The office of Baltimore City State's Attorney Marilyn Mosby filed a complaint with federal regulators last week asking the government to intervene over press coverage that is not favorable toward Mosby.
What are the details?
In a letter sent to the Federal Communications Commission, Mosby's office claimed WBFF-TV, the Baltimore Fox-affiliate, is guilty of committing "heinous acts and deliberately dangerous activities" by publishing negative stories about Mosby.
Zy Richardson, communications director for Mosby's office, called the coverage "extremely dangerous."
In my capacity at the States Attorney's Office, I have noted that the news coverage of the WBFF persistently follows a disconcerting and dangerous pattern: beginning with a slanted, rigged, misleading, or inflammatory headline; followed by a conspiracy theory; and supported with guest commentary from disgruntled ex-employees or political opponents that lend false credibility to their biased coverage or omission of facts.
Most disturbingly, there appears to be an intentional crusade against State's Attorney Mosby, which given today's politically charged and divisive environment, is extremely dangerous.
The letter goes on to complain that WBFF reports on Mosby more than other local Baltimore news stations, and then took shots at Fox News and Tucker Carlson.
"In the public sphere, Fox News is infamous for its bias against people of color, and even more against those who could be deemed 'progressive' people of color. Currently, the Fox national news network airs a nightly show with Tucker Carlson, despite recent calls by civil rights groups to terminate his employment because of Carlson's frequent endorsements of white supremacy views," the letter states.
The letter cites six stories as evidence of "distorted coverage." The stories report on Mosby's policies, crime, and "dark money."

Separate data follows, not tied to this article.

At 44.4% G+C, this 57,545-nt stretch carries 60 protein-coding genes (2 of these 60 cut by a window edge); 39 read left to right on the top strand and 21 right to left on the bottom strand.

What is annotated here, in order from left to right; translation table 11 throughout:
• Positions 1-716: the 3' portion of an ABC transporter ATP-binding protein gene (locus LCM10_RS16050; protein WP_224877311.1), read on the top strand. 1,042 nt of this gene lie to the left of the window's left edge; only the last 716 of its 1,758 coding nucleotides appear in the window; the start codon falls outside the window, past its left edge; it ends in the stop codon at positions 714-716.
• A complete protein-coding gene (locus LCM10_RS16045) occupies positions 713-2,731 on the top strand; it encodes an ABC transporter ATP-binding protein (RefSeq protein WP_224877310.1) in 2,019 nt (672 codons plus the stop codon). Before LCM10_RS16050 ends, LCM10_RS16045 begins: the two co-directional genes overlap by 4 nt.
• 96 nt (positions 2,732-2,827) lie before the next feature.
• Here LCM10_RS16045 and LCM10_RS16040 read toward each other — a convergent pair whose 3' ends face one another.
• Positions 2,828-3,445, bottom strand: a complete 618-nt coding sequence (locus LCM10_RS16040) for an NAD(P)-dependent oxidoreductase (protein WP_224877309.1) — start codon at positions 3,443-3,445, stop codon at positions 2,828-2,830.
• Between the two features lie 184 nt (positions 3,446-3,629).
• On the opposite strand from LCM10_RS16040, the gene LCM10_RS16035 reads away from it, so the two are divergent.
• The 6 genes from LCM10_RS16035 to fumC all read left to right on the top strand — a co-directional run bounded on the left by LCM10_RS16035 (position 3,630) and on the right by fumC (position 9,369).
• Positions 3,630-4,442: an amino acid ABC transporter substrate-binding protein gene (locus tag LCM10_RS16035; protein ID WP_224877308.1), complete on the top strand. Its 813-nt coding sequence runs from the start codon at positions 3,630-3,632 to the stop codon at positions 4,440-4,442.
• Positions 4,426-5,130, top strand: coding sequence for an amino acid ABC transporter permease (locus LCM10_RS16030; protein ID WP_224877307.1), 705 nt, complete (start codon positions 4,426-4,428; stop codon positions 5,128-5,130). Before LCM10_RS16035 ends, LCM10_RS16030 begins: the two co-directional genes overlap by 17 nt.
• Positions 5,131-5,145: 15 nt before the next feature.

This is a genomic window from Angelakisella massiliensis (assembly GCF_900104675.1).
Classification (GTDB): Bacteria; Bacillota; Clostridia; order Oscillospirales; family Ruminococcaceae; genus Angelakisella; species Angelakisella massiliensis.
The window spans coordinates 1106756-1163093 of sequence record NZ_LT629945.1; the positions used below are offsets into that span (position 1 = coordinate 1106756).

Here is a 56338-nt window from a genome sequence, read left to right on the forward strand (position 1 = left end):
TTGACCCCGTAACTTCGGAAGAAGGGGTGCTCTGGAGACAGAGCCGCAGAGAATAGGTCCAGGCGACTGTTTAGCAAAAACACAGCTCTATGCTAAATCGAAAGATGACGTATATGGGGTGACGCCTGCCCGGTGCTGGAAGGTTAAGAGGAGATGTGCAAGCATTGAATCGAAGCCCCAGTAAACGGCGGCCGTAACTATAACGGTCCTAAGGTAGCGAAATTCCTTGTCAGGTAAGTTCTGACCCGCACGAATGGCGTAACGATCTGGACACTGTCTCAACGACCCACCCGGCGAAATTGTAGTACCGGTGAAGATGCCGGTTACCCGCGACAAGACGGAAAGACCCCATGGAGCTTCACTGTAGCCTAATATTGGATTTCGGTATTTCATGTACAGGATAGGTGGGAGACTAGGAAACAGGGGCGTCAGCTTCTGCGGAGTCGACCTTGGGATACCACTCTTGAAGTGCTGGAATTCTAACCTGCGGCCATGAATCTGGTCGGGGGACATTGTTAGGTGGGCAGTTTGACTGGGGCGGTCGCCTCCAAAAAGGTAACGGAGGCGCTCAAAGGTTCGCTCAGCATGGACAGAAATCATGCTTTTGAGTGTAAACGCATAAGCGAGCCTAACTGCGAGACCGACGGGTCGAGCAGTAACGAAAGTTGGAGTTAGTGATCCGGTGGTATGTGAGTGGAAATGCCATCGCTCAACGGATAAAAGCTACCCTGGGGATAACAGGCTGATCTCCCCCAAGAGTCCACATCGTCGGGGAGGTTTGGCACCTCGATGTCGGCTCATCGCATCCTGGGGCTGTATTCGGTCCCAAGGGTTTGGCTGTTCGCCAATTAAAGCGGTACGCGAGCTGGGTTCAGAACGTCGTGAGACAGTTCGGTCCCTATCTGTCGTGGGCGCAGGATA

Richardson claimed the WBFF's overall news coverage is a "megaphone that amplifies, encourages, and provides fodder for racists," and claimed Mosby's office respects the First Amendment, but said that WBFF's stories have a "stench of racism."
"We welcome being held accountable, and we support First Amendment freedom of speech. However, what we find troubling, abhorrent, and outright dangerous, is that the distinctly relentless slanted broadcast news campaign, against the Baltimore City State's Attorney's Office and its lead prosecutor, has the stench of racism," the letter states.
Richardson concluded the letter by claiming if WBFF is "not curtailed and ceased," then "someone is going to get hurt."
"I implore and encourage you, Madame Chairwoman [Jessica Rosenworcel] and Commissioners, to enlist the full investigative and enforcement powers granted to you by the Federal government to take action against the WBFF as soon as possible," Richardson wrote.
What was the response?
Billy Robbins, vice president and general manager of WBFF, said the news station stands by its coverage.
"WBFF is committed to journalism in the public interest with its award-winning investigative unit being a key part of delivering on that commitment," Robbins said. "While we understand that it's not popular with the individuals and institutions upon which we are shining a light, we stand by our reporting."
Richard Vatz, who taught media criticism at Towson University, told WBFF the letter "is one of the clearest, most despicable examples of intimidation."
"It's clearly an abuse of power," Vatz said.
The Media Institute, a nonpartisan First Amendment advocacy organization, similarly denounced the letter.
"This matter is especially egregious because the television station holds a broadcast license issued by the FCC. It is obvious that freedom of the press would cease to be a reality for local broadcasters if every government official who received coverage perceived as unfavorable exerted a chilling effect on local TV news coverage by calling for an FCC investigation that could (if even remotely) imperil a station's broadcast license," the group said in a statement.